As major life events are being delayed, repeated or reordered, life stages are no longer the predictable concept they once were. The notion of a clear, predictable path through traditional life stages is being eroded. This creates new commercial uncertainties as well as opportunities for consumer-facing brands.
In western markets, people are getting married and having children later in life, and millennials are more prone to frequently switching employers and career tracks.
To understand life stage implications for the lottery and gambling (gaming and sports betting) industries, IGT’s trendspotting partner, Foresight Factory, analyzed data from 23 markets worldwide. Their analysis revealed that gambling and lottery participation is more frequent amongst males with children and individuals who are self-employed.
In the USA, 57 percent of males with children play lottery monthly, versus the national average of 35 percent. And in Russia, where only 19 percent of the general population plays lottery at least once per month, monthly play rises to 34 percent among the self-employed. Meanwhile in Canada, Ireland, and the Nordic region, frequency of lottery play increases with age.
With this in mind, lotteries might consider focusing lottery messaging and designing play to accord with life events, rather than merely age. However, life events are becoming less predictable as consumers are having their first children later in life, and many are having second families. Targeting men with children isn’t straightforward, but it may be more fruitful than broadly catering to young men. Further, games could be designed to appeal to the self-employed and people in the “gig economy” – working independently in short-term engagements – rather than focusing on just millennials. The advantage in abandoning age stereotypes could be a more direct connection to the consumer in his or her day-to-day experience of life, linking the thrill of playing more closely to the player’s reality.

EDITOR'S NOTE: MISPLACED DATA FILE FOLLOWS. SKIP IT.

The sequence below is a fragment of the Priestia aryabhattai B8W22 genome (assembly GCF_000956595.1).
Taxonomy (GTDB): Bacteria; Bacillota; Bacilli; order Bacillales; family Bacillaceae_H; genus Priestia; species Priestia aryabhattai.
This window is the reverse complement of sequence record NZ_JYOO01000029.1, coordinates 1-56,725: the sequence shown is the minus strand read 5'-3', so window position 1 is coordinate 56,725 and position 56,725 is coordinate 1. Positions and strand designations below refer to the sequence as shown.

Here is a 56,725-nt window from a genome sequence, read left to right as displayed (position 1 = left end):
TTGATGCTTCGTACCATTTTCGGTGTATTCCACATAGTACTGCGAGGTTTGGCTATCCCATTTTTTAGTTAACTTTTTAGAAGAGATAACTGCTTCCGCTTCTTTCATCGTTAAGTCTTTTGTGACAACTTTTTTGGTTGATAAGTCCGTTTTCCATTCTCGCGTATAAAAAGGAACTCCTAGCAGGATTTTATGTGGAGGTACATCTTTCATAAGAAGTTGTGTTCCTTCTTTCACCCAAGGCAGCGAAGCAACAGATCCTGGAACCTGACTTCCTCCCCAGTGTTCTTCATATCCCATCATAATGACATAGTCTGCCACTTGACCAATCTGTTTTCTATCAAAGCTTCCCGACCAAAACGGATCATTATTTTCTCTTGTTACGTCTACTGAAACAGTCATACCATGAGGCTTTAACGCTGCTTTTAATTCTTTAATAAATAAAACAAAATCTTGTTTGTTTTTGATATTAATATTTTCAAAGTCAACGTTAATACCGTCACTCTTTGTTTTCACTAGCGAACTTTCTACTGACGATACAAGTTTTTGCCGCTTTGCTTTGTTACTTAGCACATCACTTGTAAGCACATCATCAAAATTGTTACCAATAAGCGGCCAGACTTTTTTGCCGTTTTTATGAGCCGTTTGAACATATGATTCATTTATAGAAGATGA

Although there are still those who prefer to follow the established path of education, career-building, marriage and family, this is becoming less common. There is a clear shift toward less rigidly structured and less predictable life trajectories for today’s consumers.
Source: Foresight Factory | Base: 500-4000 online respondents per country aged 16-64 (Indonesia 16-54), 2017 August